Non-configurationality (cont’d) What English expresses by syntactic means is typically expressed by morphological means in non-configurational languages. That is why they are sometimes also referred to as polysynthetic languages: they ‘glue’ all their constituents together into one complex word. Men-neki-ure-qepl-uwicwen-mek. Chukchi 1pl-imperative-night-long-ball-play-1pl Let us play ball for a long time at night. Pe-ke-ilot-aan-akin-it-o-to-ri. Turkana not-they.cause.me-wash-habitual-dative-aspect-v-plural-instrumental They do not force me to do the washing for somebody all the time.
Non-configurationality (cont’d) Non-configurational languages do not need any syntactic subjects or objects in a sentence. Instead, there must always be rich agreement morphology on the verb that indicates who the ‘doer’, the ‘undergoer’, and so on, are. At’ééd ashkii yiyii-tsa. Navajo girl boy 3sgobject-3sgsubject-saw The girl saw the boy. Yiyii-tsa. 3sgobject-3sgsubject-saw She/he saw her/him.
Syntactic universals If in a language the verb is final in the VP (so if it is an SOV language) there is a tendency that the heads of other phrases are final in their phrases as well. Therefore, we can state a generalisation like the following: If in a language verbs follow their complements, then prepositions follow their complements as well (that is, they will show up as postpositions). If in a language verbs precedes their complements, then prepositions precede their complements as well. This is an example of a syntactic universal, in particular of an implicational universal.
Implicational and non-implicational universals An implicational universal has the general form ‘If a language has X, then it will also have Y’. Another example of an implicational universal: If a language has SOV as its basic word order, then adverbs may intervene between verb and object in this basic word order. If a language has SVO as its basic word order, adverbs are not allowed to intervene between verb and object in this basic word order. An example of a non-implicational universal is the following: All languages have verbs and nouns.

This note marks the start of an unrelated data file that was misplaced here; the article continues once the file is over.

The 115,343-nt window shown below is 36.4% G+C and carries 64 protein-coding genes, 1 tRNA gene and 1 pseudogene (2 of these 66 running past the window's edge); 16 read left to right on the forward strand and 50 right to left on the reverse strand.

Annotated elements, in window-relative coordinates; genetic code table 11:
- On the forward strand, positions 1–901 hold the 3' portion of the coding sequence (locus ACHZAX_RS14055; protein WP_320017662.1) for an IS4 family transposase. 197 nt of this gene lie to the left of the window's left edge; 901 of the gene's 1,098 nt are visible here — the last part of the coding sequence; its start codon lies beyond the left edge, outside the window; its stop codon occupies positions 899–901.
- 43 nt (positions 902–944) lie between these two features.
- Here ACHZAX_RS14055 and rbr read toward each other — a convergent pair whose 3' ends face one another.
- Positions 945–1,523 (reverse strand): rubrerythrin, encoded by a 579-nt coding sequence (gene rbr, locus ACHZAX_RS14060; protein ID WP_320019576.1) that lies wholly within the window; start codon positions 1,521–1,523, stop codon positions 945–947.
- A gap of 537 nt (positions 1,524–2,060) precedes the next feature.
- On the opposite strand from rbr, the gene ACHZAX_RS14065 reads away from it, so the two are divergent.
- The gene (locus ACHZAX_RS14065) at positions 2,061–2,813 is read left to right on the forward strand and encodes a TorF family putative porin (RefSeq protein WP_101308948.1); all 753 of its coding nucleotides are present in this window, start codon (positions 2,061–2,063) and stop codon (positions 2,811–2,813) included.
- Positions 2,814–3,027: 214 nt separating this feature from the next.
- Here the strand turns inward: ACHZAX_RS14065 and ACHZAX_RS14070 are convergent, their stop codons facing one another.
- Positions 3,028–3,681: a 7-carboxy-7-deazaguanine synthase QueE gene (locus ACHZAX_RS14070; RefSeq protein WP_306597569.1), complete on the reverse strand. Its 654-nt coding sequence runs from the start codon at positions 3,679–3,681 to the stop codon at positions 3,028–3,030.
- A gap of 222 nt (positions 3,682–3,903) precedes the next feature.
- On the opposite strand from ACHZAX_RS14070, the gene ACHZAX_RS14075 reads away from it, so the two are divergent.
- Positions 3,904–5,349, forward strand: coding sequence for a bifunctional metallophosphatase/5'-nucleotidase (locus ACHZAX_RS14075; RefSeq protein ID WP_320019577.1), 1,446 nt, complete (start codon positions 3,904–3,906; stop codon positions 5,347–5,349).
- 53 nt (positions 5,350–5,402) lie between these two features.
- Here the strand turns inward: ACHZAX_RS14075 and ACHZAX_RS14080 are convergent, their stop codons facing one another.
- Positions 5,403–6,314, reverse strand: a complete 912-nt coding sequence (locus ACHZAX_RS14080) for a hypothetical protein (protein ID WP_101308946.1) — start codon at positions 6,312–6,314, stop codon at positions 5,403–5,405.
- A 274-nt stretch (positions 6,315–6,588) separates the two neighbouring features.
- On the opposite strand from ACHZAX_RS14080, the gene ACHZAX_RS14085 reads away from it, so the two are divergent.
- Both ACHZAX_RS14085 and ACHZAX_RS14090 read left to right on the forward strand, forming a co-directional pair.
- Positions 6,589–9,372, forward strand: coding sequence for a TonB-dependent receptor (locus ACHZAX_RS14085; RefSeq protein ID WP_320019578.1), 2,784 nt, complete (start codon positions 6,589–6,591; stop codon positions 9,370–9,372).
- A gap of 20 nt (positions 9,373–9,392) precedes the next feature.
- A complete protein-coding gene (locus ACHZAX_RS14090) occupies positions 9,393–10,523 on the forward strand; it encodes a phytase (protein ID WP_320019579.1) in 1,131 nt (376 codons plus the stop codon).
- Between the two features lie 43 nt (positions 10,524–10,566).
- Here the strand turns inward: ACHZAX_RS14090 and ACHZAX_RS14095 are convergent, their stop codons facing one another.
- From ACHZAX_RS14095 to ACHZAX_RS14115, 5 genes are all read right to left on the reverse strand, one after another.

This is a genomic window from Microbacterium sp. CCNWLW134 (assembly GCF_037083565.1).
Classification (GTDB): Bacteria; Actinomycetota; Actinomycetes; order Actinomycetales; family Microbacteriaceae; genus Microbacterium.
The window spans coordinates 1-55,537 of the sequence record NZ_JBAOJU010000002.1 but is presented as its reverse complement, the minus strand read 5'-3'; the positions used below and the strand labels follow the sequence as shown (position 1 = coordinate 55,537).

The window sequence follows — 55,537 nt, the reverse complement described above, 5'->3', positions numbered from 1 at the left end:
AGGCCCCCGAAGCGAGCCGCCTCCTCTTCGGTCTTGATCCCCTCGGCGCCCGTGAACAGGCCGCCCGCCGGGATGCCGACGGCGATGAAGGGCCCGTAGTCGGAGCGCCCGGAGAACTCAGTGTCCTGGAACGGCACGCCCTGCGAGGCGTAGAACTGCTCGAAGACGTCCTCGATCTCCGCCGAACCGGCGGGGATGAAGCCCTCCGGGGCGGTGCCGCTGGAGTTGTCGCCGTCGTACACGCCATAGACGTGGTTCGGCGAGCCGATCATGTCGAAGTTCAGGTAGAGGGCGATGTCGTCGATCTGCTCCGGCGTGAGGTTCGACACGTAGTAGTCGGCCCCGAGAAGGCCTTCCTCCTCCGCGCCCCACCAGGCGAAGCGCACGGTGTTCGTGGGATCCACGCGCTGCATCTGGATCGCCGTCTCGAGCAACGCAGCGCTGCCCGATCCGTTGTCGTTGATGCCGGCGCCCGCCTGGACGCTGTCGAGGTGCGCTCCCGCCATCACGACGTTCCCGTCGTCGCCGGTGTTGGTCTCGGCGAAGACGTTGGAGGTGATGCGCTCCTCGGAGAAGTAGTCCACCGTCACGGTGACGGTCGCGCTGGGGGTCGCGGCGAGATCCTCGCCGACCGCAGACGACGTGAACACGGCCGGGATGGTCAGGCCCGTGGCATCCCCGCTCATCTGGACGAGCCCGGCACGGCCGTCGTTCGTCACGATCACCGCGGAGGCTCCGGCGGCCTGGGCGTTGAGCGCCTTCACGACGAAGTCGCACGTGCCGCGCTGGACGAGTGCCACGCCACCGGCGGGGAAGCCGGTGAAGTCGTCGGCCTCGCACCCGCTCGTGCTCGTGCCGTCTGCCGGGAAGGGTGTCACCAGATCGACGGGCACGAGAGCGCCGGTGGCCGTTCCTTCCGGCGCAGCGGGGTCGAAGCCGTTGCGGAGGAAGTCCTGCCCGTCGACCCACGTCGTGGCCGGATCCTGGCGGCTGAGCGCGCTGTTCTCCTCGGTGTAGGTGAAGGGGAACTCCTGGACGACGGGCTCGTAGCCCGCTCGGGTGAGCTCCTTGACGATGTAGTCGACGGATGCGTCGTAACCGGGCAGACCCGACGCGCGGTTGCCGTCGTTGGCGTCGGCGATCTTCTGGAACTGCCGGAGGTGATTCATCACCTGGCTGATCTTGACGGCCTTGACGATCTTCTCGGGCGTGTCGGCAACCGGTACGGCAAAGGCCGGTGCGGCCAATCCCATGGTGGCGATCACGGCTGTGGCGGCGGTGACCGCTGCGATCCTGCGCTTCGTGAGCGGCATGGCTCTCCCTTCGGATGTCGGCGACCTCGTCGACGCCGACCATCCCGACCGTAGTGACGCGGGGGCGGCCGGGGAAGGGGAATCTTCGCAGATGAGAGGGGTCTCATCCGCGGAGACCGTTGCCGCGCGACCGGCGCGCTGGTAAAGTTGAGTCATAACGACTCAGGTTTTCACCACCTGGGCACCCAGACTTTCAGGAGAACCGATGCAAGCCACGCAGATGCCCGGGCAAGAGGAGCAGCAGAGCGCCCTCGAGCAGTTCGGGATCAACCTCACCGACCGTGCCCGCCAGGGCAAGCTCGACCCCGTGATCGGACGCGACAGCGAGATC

Statistical and absolute universals Going back to... If in a language verbs follow their complements, then prepositions follow their complements as well (that is, they will show up as postpositions). If in a language verbs precedes their complements, then prepositions precede their complements as well … it can be observed that not all languages adhere to this. It is even possible that a single language shows both prepositional and postpositional use of the same P: Ze zwommen [in het kanaal]. Dutch they swam in the canal They were swimming in the canal. Ze zwommen [het kanaal in]. they swam the canal in They swam into the canal.
Statistical and absolute universals (cont’d) Therefore, this If in a language verbs follow their complements, then prepositions follow their complements as well (that is, they will show up as postpositions). If in a language verbs precedes their complements, then prepositions precede their complements as well is a statistical universal. In contrast, an absolute universal is claimed to be without exceptions. Perhaps ‘all languages have verbs and nouns’ is absolute.
A universal about the Noun Phrase In an earlier lecture, we have seen that in English Noun Phrases the order is Determiner – Adjective – Noun and cannot be *Adjective – Determiner – Noun The latter order is not found in other languages, either. Apparently: If a determiner and an adjective precede the noun in a Noun Phrase, they must appear in the order Det - Adj